DIY Holiday Season Gift Wrap
Published on: December 02, 2018
Nothing beats a homemade present but we don’t always have time to invest in that personal touch, or do we? Long-standing BAMBI member and all-around creative whizz Donatella Lazzari says we do and shows us how!
By Donatella Lazzari
If you are running short of time, beautifully crafted packaging will always make your chosen present extra special. Believe it or not, making your own wrapping paper is easy, and it is a great activity that the children will love.
- Thin red paper
- Thin white paper
- Brown parcel paper
- White and red poster paint (water based)
- Paintbrush, paper plates, scissors, craft knife, multipurpose glue, corrugated plastic sheet
- Items for stamping: potatoes, 5mm foam, cork, sponges, bubble wrap, empty paper rolls, etc.
Planning your pattern and preparing your stamps
The choice of decoration is very personal and it’s all down to your own imagination and taste. In decorating my gift wrap, I prefer geometrical shapes and a repetitive pattern.
You can use anything for stamping shapes: circles from empty paper rolls, pieces of sponge or gift wrap are perfect for cloud/snow effect, forks for stripes. You can use cut fruit and vegetables (celery stalk, star fruit, apple or grape cut in half); you can use a potato. Simply cut it in half and carve a simple pattern (stripes, triangle, heart, star).
If you would like to create stamps that will last and can be reused, I suggest cutting them out of wine bottle corks (small stamps) or foam. Foam is very easy to cut with scissors or a craft knife; thicker foam (min. 5mm) will give the best results.
You can use your shapes individually or mount them on a small piece of corrugated plastic sheet with multipurpose glue. These stamps can be washed clean after use and stored for future use after they’ve dried out.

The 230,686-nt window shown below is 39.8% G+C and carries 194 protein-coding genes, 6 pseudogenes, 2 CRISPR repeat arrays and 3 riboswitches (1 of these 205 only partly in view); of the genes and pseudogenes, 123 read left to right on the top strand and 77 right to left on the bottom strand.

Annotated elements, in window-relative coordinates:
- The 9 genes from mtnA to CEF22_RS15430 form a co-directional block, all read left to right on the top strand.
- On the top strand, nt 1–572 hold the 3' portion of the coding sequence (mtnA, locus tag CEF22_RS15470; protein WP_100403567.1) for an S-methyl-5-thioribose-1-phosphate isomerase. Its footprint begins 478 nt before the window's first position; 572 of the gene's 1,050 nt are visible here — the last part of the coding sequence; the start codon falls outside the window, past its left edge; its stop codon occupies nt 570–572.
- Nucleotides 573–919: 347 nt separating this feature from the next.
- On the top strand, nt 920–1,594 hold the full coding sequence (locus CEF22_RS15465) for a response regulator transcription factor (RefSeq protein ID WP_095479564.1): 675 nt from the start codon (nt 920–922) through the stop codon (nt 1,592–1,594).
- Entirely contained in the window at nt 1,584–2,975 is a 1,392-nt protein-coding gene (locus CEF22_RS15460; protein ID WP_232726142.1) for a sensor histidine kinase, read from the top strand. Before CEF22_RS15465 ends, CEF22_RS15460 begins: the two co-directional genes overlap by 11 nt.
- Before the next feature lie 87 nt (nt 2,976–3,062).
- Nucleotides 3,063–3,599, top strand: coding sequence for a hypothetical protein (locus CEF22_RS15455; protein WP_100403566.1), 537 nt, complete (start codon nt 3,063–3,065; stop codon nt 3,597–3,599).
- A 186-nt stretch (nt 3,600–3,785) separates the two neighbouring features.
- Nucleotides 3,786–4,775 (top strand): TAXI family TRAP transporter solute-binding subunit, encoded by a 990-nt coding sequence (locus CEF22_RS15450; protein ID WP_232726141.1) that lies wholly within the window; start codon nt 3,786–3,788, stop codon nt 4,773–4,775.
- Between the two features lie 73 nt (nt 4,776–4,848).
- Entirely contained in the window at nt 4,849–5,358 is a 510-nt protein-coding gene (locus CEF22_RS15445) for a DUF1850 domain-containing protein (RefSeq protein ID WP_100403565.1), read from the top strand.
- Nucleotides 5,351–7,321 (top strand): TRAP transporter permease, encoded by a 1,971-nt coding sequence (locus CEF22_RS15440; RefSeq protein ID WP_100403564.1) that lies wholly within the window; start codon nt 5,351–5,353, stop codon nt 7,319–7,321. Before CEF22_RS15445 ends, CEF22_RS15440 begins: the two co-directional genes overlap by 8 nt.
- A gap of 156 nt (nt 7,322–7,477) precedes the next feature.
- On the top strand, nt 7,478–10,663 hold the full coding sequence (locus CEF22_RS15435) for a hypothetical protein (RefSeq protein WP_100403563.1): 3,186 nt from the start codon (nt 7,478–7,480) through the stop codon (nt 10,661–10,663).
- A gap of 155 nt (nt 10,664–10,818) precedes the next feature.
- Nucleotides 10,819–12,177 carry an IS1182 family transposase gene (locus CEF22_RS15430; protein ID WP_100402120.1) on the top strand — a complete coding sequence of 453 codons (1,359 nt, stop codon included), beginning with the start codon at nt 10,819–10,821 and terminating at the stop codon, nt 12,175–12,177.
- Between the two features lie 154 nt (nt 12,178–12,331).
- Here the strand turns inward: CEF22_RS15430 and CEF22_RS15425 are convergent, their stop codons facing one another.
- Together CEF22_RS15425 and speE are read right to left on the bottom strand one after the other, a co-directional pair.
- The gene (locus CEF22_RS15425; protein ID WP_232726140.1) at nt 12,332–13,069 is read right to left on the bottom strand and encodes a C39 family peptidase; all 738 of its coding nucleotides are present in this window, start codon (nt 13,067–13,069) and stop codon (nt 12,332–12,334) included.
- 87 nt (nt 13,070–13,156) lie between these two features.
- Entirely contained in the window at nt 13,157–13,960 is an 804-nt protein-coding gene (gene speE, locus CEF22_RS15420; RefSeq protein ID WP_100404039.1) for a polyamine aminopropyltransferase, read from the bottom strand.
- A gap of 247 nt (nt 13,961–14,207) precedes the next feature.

I suggest you keep it simple to start with: use only a couple of colours and dedicate a plate, a brush and a stamp for each colour.
Prepare some paint in the paper plate. Don’t add any water. Diluted paint will make the thin paper soggy.
Start stamping your paper from the top, working your way down. This way you will not rest your arm/shirt on the painted paper.
You can brush fresh paint on your stamp after every time you stamp. This way you will get a constant print. Or after every other stamp if you’d like shading effects.
For a regular pattern, experiment with lining up your stamps or staggering them, changing the orientation or alternating the two colours. This will take a little more concentration and precision in the execution.
Remember to have fun and enjoy!
Photos by Donatella Lazzari
About the Author
Donatella is a mother of three, dedicated wife, arts and crafts teacher, dormant qualified architect, aspiring “mumpreneur”, enthusiast photographer, designer and cook! 360° creative Donatella is part Italian part Thai and arrived from London 10 years ago. Holding possibly one of the longest-standing BAMBI membership numbers, she has always been proud to be part of this extraordinary and always inspiring diverse group of women.
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